Not to sound too negative to this screencast, I do like a couple of other aspects of the CrossLoop demo:

  • Small size (video window about 320×240 pixels, delivered by default as a pop-up)
  • The way it zooms in to the relevant section (it looks to me like it was created with Camtasia Studio 5 using the new SmartFocus pan and zoom feature.

For me, this is a good example of how adding music may turn out to take too much time and energy to find an engaging track that is not distracting from the information content.

I always enjoy reading others’ advice about screencasting. Today, I came across a post from earlier this week from Under the Raedar called My Rules of Screencasting.  I especially like finding advice that agrees with my own, and from his list of seven points, I’ll fully support 1,2 , 3, 5, and 6, at least. Here’s my abbreviated summary of the list of seven:

  1. Sound interesting but do not speak too fast
  2. Record the screen at sensible size
  3. Publish in Flash
  4. Use a good microphone
  5. Go easy on the ‘special effects’
  6. Plan but don’t script
  7. Aim for a standard format

While waiting for Techsmith to produce a Mac version of Camtasia, Mac users have more limited choices for screencasting software. But at least those choices are expanding. See, for example, a recent comparison of eight options at the TUAW Faceoff: Screencasting. The most advanced option reviewed, ScreenFlow from Vara Software has recently been upgraded to version 1.1.

While I cannot test this, lacking ready access to a Mac (and note that ScreenFlow requires one Leopard), based on its own screencasts, it has some interesting editing features and seems to take good screen video and audio. For general library screencasts, the lack of Flash output and the inability to easily add text call outs (as noted by Paul) are concerns.

So I’ve been playing around with some of the newer, free screencasting programs that including hosting. I created a quick and short screencast with each on the topic of finding the ERIC thesaurus from our library site. See what you think of the output. I’m using five different programs that all offer a free screenrecording program along with some level of free hosting: uTIPu’s TipCam, Webinaria, FreeScreencast’s Screencast Recorder, Jing, and Screencast-o-matic.

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This past weekend I was updating the WordPress software that runs this blog to the latest version, and I came across a screencast that shows some new features. The page hosting the screencast even notes that “This was my first screencast, but I hope we can have more on and our documentation in the future.” I like to evaluate new screencasts both to see the process others use and to see what they plan on demonstrating.

Intrigued by this one, I watched what looks like a Camtasia-created screencast, hosted locally, and embedded in the blog. What struck me right away was the narrator saying, “I apologize for sounding a little funny. I actually had five teeth removed. . . ” Now that is way more than I really cared to hear, and it almost made me stop watching. Since I did not know his regular voice, I would never have noticed that his voice was any more unusual than that of most other screencasters. Fortunately I watched the rest anyway, since it was demonstrating aspects of the software that I wanted to learn.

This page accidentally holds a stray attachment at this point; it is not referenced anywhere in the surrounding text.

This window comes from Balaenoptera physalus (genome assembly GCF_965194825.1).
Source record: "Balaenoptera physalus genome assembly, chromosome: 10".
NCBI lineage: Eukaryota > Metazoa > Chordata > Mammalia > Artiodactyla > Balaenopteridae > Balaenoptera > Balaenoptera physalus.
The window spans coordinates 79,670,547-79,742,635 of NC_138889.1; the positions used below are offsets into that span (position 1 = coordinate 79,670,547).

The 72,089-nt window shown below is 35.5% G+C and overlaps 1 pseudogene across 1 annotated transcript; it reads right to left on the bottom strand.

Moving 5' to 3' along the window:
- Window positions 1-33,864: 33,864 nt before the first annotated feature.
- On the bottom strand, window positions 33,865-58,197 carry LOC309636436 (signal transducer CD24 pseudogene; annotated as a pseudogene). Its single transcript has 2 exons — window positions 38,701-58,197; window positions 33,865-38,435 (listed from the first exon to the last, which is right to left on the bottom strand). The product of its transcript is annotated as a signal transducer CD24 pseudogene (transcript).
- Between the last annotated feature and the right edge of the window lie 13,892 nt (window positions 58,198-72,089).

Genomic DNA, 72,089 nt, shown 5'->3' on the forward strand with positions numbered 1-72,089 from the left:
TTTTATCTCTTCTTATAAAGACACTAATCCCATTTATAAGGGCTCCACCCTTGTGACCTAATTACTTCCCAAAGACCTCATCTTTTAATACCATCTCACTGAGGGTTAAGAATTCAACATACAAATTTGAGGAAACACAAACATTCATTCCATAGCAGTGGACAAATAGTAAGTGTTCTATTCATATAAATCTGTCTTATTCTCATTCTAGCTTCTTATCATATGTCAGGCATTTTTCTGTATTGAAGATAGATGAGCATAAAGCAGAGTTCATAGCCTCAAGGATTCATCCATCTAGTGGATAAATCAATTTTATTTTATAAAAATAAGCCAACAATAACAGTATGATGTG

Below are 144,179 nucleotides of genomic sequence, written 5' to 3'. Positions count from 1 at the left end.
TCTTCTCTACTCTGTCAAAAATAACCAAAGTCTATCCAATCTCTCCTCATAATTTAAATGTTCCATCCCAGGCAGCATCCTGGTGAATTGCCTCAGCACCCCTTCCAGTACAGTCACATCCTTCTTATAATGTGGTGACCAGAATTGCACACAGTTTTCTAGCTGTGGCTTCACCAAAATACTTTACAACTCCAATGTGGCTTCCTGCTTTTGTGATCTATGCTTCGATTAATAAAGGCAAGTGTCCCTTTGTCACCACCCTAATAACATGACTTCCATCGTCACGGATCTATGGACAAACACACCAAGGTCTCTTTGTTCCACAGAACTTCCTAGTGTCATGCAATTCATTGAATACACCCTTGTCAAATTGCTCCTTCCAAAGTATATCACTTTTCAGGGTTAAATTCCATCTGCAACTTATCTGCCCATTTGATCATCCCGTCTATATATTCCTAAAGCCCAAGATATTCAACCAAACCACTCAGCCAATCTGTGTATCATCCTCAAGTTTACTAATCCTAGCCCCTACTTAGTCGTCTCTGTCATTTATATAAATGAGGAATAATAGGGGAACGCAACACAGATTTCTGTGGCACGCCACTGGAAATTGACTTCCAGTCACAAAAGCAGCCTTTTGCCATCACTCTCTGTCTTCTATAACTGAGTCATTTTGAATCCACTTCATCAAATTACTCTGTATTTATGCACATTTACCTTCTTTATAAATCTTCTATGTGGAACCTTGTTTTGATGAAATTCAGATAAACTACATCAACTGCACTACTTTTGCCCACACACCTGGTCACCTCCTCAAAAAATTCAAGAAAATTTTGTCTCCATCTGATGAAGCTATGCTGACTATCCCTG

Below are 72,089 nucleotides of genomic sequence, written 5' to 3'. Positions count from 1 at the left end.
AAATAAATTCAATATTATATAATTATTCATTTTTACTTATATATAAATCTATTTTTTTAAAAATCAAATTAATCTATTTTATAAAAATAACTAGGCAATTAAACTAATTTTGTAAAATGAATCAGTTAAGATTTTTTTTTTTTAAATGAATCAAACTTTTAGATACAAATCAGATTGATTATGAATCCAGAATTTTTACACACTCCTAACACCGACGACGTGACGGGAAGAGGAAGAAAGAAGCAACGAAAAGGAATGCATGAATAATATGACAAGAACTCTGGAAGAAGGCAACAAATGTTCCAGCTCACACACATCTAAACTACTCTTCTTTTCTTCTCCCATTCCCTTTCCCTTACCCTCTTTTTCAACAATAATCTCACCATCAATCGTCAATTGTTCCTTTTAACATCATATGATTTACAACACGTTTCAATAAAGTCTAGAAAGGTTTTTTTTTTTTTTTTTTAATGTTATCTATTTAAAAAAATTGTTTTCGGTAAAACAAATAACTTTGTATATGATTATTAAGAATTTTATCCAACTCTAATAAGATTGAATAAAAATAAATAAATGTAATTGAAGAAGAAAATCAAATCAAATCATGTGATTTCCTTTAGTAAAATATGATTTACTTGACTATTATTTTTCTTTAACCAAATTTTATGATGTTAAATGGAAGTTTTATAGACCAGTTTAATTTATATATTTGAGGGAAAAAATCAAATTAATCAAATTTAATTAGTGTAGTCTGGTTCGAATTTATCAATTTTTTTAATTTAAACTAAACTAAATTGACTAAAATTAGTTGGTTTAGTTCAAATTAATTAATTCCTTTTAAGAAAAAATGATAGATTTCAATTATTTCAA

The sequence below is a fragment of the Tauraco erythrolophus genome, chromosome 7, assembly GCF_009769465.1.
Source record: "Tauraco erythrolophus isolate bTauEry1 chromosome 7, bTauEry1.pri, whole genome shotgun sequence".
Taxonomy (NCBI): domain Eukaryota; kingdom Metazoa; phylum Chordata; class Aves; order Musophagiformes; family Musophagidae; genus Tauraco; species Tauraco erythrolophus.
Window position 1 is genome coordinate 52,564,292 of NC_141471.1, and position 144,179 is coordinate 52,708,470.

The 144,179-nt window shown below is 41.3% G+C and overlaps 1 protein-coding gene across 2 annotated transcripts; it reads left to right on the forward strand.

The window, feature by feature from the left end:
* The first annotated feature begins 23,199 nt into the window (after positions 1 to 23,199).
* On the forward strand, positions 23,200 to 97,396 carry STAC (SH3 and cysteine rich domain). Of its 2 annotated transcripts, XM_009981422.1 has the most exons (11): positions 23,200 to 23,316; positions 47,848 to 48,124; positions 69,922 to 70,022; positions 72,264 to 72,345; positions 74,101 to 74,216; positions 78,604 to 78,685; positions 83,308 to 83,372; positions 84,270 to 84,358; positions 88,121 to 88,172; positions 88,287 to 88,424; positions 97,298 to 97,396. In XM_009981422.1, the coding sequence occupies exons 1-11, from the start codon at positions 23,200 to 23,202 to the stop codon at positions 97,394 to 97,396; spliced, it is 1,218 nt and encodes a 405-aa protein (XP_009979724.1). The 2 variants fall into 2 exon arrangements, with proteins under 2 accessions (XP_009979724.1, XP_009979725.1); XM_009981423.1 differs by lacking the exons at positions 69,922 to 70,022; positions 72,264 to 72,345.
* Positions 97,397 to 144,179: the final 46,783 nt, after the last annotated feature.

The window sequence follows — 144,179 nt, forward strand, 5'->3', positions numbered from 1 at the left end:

Musing afterwards about my reaction, I find both advantages and disadvantages to that approach. On the negative side, the comment distracted me from the content I wanted to see and made it take longer to get there. On the plus side, it did help make the audio track more informal, conversational, and less stodgy. I guess I’d rather have strange, personal comments than someone sounding overly scripted and pedantic.

While I have known for some time that Camtasia can output a video to an animated GIF, I never had need of it previously. But as I was updating my search bookmarklets page, I thought that it would be nice to have a visual example of how the transfer search bookmarklets work. So using Camtasia Studio 5, I recorded a short video (without audio), edited it a bit, and then generated it as an animated .gif.
Camtasia gave me several settings to choose from, including how many times to repeat the animation. I went with 3 and added ending title slide so that it would end on that description of demo. One great advantage of an animated .gif is that is is very easy to embed it in a blog post like this one or on a Web page like the search bookmarklets page.

The disadvantage is that viewers lose the controls of a standard video file. The stop, rewind, and replay functions are not easily available. I toyed with the idea of using a small .swf-based video instead of the animated .gif. But that takes much more work to get all the appropriate coding on the page, the JavaScript in the header, and all the embed codes working correctly. Despite their documentation’s claims, I did not find an easy way to use Camtasia’s ExpressShow to embed the small video on my page when I host it on my own site. If I use Camtasia’s option to upload to, then I get a much easier embed code snippet to use. Trying that here in WordPress, it pastes fairly well, but for an unknown reason to me, it runs the 14 second video in about 3 seconds. Assuming that it ran correctly, I’m curious as to which version most people would prefer to see on a page like my search bookmarklets page.